With time working against them, Grit started settling for risky passes to try to move the disc. A first throw hammer off the pull — turn. An unnecessary high release into traffic — turn. Grit could still earn turns with their zone, but couldn’t convert to get themselves back in the game. Down 13-8 in the cap, Grit had their chances to score and extend the game, but Rival eventually punched it in for the game-winning goal.
Rival earned their rematch victory as the more aggressive team from start to finish in the final. While they took the harder looks on offense — launching big hucks, attacking break lanes, and throwing into tighter coverage — they made plays under pressure and quickly attacked when they found themselves in dangerous spaces. Their bend-but-don’t-break defense tightened up around the end zone and forced numerous turns when Grit stalled and had to swing back and forth in the red zone. After coming up short in 2019, Rival look poised to return to Nationals this fall, and will also feel good having earned a win over their main regional rival, Nemesis.
While they were ultimately undone by a series of execution errors in the final, Grit at times looked like the best team at the tournament and will have a lot to take forward into the Series. They spaced the field well in split or horizontal stack offenses, moving the disc up the field to big, fast receivers who made disciplined, well-timed cuts. Before they ran out of gas in the final, their high-intensity defense had held every opponent to fewer than ten goals, and even in the final their zone frustrated and generated turns against the Rival offense. DC also leave this weekend having beaten their primary challengers for the Mid-Atlantic’s one bid, Parcha.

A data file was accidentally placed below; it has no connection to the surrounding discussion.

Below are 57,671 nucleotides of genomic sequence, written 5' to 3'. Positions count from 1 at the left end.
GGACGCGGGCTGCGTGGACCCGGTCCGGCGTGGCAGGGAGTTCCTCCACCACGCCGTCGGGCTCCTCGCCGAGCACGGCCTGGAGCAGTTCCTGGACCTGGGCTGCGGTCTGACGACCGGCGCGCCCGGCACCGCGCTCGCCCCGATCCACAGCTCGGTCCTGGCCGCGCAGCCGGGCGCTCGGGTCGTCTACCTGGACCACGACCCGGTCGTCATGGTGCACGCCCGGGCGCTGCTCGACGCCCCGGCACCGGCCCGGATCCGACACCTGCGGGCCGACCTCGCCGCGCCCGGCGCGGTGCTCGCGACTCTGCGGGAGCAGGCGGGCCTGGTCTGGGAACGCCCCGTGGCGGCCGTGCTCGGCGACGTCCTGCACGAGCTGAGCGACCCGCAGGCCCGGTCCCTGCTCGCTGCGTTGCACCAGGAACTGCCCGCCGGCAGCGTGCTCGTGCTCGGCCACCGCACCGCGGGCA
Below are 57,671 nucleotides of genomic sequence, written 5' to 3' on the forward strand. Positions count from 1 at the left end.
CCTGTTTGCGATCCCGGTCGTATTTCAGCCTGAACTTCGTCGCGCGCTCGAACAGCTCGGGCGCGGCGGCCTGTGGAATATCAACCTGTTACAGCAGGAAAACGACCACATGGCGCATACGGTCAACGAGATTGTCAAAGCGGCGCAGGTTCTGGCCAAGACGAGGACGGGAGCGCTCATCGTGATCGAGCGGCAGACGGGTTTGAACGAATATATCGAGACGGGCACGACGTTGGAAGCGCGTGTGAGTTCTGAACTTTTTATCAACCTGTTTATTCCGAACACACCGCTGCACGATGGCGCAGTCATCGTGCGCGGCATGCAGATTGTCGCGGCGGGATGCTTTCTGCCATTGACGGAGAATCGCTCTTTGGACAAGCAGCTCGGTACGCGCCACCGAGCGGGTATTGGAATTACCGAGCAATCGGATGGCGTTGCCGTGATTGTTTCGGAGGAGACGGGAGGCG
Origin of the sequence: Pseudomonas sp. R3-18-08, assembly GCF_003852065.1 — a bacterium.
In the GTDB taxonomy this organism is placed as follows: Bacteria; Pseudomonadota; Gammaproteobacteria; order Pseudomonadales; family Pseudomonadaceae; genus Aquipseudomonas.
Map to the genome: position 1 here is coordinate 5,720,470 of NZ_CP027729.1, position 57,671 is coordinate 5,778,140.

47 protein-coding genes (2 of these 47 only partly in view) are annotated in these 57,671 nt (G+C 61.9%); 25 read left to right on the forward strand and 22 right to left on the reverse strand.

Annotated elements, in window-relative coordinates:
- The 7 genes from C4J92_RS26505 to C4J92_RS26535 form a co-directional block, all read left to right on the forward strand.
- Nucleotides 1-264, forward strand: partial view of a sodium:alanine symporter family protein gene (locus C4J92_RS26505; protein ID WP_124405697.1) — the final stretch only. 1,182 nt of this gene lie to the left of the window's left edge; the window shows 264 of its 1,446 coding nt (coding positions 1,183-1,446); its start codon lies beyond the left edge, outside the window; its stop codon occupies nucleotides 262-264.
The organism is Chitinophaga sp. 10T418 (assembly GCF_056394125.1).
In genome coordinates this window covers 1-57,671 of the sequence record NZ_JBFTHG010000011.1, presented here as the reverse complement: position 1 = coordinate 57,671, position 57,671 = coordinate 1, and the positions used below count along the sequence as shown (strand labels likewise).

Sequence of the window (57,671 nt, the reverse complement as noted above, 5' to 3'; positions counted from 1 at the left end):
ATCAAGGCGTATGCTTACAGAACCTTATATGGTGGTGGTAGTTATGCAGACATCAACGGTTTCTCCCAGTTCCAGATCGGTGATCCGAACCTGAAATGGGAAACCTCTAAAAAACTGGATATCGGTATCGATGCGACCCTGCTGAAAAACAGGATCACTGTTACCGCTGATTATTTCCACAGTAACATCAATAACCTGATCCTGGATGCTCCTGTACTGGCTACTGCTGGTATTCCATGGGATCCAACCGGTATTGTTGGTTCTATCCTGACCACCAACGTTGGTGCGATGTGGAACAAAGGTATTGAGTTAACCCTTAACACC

The Drama of Pool D
Despite having three very talented teams battling each other on Saturday, the dangerous Pool D couldn’t place any team into the final. Perhaps it was because they spent three rounds battling in games all decided by a single goal.
New York BENT came into the weekend looking to gel as a team and work on their mental game in high-pressure situations, in their first action with anything close to a full roster. They opened their weekend with a very clean game against Pittsburgh Parcha, mostly trading points. In the first half, the Pittsburgh team pushed deep successfully to take an 8-7 lead into the break, anchored by the play of Shani Rosenthal, who scored four goals and notched an assist on a beautiful forehand huck in the first half alone. Parcha up 8-7 at half, broke twice out of half, both keyed by deep throws, to make it 10-7, and the teams traded to 12-9.